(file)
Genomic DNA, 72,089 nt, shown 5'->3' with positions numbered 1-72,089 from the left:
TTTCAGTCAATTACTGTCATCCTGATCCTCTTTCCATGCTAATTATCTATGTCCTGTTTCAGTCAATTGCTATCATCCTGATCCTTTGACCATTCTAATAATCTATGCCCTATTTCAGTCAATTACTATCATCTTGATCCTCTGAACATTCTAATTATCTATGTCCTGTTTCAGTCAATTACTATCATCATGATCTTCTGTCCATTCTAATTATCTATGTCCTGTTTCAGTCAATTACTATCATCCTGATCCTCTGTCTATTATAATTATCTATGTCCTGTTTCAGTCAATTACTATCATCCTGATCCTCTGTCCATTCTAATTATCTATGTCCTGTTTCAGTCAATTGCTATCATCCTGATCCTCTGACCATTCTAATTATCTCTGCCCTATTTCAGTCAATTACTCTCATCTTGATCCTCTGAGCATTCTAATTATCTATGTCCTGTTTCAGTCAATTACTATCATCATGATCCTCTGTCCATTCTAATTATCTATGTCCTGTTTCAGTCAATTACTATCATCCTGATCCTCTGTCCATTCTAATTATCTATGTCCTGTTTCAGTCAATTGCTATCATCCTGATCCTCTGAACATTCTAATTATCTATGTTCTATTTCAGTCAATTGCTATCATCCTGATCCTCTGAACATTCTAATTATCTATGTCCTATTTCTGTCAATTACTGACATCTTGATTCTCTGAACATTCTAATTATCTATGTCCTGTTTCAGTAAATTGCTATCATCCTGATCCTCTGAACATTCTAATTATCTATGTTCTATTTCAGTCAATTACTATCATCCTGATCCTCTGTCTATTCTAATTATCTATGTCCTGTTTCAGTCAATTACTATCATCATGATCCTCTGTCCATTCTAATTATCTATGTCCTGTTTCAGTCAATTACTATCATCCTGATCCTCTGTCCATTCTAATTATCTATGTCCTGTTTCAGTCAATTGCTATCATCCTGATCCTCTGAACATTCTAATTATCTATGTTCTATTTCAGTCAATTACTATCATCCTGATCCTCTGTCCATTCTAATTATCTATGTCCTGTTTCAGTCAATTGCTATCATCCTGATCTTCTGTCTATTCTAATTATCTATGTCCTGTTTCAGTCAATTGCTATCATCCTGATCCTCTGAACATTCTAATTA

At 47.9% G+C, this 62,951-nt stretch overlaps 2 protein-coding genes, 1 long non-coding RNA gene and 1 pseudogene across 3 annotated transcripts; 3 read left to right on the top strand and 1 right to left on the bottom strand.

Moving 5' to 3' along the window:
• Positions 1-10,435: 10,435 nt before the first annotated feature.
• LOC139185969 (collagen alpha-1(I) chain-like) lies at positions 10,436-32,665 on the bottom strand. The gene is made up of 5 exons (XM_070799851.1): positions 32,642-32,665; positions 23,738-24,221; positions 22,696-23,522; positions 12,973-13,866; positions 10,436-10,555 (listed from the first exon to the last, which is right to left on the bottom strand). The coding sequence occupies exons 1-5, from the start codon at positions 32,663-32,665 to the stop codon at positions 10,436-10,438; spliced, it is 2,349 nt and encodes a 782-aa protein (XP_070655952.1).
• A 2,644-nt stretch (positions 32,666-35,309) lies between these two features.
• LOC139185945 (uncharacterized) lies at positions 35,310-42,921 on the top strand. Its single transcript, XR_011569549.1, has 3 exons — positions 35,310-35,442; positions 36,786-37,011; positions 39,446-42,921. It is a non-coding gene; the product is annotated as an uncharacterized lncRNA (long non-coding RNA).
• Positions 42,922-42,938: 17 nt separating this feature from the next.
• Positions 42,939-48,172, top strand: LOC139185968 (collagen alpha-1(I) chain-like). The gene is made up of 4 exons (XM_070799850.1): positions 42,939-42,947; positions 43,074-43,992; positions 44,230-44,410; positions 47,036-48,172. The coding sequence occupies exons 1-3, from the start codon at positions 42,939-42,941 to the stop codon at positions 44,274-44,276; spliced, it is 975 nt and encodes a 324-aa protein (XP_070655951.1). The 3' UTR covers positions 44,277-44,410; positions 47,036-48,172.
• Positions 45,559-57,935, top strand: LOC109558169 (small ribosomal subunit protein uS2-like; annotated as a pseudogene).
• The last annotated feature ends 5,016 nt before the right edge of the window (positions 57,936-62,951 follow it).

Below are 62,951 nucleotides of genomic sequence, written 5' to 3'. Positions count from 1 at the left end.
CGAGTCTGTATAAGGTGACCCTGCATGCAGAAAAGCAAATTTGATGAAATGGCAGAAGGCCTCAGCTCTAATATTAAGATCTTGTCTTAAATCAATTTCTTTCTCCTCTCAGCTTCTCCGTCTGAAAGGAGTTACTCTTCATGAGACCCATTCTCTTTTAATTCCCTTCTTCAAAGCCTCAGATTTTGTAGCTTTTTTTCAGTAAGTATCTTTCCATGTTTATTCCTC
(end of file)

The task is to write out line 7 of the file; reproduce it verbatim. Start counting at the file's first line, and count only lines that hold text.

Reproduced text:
• A 2,644-nt stretch (positions 32,666-35,309) lies between these two features.